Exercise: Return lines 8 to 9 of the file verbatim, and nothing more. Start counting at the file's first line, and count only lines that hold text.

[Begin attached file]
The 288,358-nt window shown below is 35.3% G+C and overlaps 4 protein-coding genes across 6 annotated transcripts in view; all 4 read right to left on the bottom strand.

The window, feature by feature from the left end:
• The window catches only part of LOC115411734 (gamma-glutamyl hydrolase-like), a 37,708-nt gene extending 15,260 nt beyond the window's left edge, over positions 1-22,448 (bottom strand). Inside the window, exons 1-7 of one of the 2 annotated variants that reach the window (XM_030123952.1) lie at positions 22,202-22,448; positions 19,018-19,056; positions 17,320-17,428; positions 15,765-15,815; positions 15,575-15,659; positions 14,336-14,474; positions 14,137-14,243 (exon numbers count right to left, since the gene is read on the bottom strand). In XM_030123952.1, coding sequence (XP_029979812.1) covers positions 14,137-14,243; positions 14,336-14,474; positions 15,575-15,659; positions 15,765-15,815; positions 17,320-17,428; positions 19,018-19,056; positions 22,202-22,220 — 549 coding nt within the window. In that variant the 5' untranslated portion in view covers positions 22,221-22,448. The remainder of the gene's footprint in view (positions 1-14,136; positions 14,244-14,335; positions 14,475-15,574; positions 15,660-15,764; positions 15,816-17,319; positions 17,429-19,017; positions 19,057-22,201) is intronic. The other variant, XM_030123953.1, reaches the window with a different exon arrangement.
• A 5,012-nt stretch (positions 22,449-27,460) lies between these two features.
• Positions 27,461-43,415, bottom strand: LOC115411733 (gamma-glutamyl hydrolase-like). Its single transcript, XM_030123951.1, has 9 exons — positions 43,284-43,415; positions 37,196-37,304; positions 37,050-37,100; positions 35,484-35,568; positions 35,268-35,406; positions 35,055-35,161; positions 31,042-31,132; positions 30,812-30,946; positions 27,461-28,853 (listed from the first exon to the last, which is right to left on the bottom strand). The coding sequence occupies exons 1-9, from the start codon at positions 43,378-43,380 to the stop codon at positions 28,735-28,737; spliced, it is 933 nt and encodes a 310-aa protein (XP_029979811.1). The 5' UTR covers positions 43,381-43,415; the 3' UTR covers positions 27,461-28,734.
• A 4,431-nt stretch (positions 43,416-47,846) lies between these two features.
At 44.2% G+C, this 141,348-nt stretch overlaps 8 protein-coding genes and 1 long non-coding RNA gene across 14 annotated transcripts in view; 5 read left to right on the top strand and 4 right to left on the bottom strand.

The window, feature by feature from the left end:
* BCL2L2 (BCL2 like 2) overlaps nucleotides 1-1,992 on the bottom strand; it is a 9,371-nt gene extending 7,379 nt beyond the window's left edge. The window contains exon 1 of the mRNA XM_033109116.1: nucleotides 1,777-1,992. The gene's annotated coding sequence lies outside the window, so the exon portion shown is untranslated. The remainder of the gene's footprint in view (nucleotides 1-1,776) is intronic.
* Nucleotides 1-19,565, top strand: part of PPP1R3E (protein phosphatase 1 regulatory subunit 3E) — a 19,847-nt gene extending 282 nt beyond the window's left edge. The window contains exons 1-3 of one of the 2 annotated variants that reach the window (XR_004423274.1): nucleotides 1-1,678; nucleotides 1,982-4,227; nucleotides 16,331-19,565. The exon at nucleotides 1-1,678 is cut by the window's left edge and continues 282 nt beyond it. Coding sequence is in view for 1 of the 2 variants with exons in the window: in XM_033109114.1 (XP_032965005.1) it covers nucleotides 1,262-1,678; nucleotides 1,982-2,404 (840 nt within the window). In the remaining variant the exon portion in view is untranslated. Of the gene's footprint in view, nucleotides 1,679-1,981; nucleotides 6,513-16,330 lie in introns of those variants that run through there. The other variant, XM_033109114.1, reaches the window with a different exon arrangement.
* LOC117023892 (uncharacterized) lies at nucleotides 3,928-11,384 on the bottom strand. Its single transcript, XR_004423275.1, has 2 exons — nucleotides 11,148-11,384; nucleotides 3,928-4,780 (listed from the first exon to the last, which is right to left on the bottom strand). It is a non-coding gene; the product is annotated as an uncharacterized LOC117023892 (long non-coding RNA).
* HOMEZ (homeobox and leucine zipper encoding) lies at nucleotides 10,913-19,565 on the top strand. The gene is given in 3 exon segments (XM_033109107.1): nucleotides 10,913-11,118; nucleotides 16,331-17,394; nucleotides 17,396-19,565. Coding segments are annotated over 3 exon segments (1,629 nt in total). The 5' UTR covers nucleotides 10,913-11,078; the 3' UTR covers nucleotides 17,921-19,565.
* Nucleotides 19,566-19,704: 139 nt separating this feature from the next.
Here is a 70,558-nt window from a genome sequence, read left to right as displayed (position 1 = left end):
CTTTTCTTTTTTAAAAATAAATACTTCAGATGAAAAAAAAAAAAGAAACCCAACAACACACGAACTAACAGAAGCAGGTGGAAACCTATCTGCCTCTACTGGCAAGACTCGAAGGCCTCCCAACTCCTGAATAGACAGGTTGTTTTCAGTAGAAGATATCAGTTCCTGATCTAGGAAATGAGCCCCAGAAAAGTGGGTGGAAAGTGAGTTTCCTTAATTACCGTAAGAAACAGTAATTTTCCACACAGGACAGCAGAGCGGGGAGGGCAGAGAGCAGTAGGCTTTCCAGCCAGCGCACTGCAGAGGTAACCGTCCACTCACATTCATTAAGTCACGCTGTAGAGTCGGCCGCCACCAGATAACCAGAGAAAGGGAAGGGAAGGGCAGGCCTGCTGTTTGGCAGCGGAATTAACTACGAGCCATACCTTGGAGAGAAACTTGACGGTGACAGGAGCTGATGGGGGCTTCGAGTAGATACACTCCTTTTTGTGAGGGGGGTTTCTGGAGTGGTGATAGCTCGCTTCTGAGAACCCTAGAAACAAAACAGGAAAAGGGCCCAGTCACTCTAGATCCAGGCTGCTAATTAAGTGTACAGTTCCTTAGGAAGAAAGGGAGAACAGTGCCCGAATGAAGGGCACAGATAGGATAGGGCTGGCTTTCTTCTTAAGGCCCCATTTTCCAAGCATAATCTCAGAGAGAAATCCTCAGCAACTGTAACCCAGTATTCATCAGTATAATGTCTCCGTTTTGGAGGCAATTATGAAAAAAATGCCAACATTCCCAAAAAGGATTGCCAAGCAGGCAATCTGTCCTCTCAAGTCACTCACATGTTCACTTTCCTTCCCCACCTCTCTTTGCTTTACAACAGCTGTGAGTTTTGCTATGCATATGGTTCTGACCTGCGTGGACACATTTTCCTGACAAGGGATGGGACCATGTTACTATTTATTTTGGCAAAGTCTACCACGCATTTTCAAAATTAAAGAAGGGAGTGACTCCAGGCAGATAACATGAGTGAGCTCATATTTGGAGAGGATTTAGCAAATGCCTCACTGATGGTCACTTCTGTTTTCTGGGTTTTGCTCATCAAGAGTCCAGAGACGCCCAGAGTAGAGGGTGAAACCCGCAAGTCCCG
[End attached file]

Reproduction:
The window, feature by feature from the left end:
* BCL2L2 (BCL2 like 2) overlaps nucleotides 1-1,992 on the bottom strand; it is a 9,371-nt gene extending 7,379 nt beyond the window's left edge. The window contains exon 1 of the mRNA XM_033109116.1: nucleotides 1,777-1,992. The gene's annotated coding sequence lies outside the window, so the exon portion shown is untranslated. The remainder of the gene's footprint in view (nucleotides 1-1,776) is intronic.